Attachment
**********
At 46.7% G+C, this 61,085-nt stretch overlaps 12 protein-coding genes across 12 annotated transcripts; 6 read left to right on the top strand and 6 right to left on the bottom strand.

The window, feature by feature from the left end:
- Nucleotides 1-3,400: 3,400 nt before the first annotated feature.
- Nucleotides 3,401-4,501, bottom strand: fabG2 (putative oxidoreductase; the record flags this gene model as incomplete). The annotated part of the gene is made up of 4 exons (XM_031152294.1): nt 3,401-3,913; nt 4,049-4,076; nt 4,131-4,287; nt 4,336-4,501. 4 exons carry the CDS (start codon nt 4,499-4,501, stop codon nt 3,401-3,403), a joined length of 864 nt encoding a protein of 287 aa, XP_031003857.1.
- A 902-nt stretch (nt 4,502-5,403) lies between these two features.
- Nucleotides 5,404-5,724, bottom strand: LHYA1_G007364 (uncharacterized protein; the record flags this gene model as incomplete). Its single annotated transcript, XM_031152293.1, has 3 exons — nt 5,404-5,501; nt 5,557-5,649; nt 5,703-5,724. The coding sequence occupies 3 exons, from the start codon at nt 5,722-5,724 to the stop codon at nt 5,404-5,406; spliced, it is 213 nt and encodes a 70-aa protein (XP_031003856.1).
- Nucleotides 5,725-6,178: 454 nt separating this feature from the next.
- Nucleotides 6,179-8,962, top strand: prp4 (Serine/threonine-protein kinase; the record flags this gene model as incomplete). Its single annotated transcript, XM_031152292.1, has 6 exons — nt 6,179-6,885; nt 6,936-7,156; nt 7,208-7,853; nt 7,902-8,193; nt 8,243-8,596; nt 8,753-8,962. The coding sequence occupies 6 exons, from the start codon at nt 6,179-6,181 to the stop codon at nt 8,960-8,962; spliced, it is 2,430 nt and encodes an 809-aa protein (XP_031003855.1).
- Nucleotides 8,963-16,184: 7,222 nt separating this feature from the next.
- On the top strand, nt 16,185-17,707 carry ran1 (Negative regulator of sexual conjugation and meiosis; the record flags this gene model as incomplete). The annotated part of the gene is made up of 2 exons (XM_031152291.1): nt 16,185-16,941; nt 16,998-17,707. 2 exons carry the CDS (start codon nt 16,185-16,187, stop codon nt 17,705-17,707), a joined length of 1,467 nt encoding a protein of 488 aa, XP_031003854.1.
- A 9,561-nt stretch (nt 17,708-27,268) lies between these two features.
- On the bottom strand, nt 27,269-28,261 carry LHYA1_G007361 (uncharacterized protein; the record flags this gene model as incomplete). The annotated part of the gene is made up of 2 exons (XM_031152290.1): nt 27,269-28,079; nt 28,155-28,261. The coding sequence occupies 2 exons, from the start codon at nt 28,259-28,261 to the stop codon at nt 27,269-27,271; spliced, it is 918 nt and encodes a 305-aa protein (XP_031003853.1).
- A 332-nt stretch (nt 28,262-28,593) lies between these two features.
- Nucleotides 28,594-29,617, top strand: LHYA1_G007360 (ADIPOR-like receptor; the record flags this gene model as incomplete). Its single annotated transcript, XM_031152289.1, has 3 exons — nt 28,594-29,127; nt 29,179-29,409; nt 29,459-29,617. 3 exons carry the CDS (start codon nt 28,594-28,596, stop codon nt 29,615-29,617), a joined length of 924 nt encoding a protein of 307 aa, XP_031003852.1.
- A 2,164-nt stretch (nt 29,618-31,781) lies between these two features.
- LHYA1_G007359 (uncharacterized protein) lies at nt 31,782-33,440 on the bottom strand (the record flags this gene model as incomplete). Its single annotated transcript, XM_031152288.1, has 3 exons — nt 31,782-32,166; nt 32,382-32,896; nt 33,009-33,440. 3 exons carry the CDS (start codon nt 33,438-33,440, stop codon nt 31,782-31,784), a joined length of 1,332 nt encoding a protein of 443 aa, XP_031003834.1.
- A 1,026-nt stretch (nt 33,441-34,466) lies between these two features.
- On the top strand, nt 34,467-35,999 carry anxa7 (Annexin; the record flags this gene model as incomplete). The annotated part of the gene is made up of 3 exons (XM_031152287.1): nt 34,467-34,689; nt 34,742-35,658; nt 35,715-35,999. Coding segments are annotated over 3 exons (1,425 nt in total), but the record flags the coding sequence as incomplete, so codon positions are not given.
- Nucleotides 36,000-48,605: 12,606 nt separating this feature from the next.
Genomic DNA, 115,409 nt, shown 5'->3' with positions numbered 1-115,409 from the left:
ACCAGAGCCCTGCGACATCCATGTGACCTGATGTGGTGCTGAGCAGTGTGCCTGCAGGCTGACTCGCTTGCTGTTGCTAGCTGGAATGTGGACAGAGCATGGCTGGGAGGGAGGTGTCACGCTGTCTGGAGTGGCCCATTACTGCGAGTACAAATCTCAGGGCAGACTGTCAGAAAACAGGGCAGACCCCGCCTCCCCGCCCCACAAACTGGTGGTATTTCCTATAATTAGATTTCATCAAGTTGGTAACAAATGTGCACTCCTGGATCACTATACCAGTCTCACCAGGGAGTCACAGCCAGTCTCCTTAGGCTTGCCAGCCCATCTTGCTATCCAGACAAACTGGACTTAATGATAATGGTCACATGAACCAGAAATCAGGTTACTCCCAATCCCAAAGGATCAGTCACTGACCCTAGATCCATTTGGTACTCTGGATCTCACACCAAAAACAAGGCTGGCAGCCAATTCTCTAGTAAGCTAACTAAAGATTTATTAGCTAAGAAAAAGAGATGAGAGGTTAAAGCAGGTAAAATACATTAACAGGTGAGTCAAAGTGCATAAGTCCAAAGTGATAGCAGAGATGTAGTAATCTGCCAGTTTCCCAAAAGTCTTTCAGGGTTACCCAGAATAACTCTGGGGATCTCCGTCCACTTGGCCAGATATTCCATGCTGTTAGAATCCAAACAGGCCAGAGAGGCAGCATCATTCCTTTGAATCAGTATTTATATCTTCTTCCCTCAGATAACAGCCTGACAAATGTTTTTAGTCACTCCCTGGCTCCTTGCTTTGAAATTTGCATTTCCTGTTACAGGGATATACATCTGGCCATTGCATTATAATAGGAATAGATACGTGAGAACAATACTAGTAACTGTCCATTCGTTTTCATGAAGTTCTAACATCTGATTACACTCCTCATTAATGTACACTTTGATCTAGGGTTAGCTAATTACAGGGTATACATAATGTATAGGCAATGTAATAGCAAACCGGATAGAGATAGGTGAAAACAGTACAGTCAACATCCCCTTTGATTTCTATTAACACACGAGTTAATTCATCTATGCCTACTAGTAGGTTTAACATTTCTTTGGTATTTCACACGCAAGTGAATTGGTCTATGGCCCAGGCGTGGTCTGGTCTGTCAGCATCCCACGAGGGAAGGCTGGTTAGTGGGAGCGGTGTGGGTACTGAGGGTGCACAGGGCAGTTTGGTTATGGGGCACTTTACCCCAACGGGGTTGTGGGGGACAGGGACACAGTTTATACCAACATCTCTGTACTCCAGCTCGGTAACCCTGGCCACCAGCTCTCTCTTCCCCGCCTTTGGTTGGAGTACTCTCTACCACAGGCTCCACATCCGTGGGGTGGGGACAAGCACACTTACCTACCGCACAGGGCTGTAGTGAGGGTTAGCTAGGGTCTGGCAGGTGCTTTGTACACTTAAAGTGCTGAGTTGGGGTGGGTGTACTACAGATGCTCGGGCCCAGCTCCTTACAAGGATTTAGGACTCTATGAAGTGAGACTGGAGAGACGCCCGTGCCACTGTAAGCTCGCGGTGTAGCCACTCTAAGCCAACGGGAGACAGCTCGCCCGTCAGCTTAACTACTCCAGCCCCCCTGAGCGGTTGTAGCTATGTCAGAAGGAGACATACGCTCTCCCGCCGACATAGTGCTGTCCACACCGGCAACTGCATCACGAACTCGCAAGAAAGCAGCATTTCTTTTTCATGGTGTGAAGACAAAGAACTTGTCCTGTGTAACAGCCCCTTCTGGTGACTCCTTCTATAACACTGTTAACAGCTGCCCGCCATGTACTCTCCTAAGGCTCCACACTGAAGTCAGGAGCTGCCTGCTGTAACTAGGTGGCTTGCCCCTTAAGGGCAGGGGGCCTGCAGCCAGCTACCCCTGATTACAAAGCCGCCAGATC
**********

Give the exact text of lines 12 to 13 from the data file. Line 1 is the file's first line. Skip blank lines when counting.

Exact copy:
- On the bottom strand, nt 27,269-28,261 carry LHYA1_G007361 (uncharacterized protein; the record flags this gene model as incomplete). The annotated part of the gene is made up of 2 exons (XM_031152290.1): nt 27,269-28,079; nt 28,155-28,261. The coding sequence occupies 2 exons, from the start codon at nt 28,259-28,261 to the stop codon at nt 27,269-27,271; spliced, it is 918 nt and encodes a 305-aa protein (XP_031003853.1).
- A 332-nt stretch (nt 28,262-28,593) lies between these two features.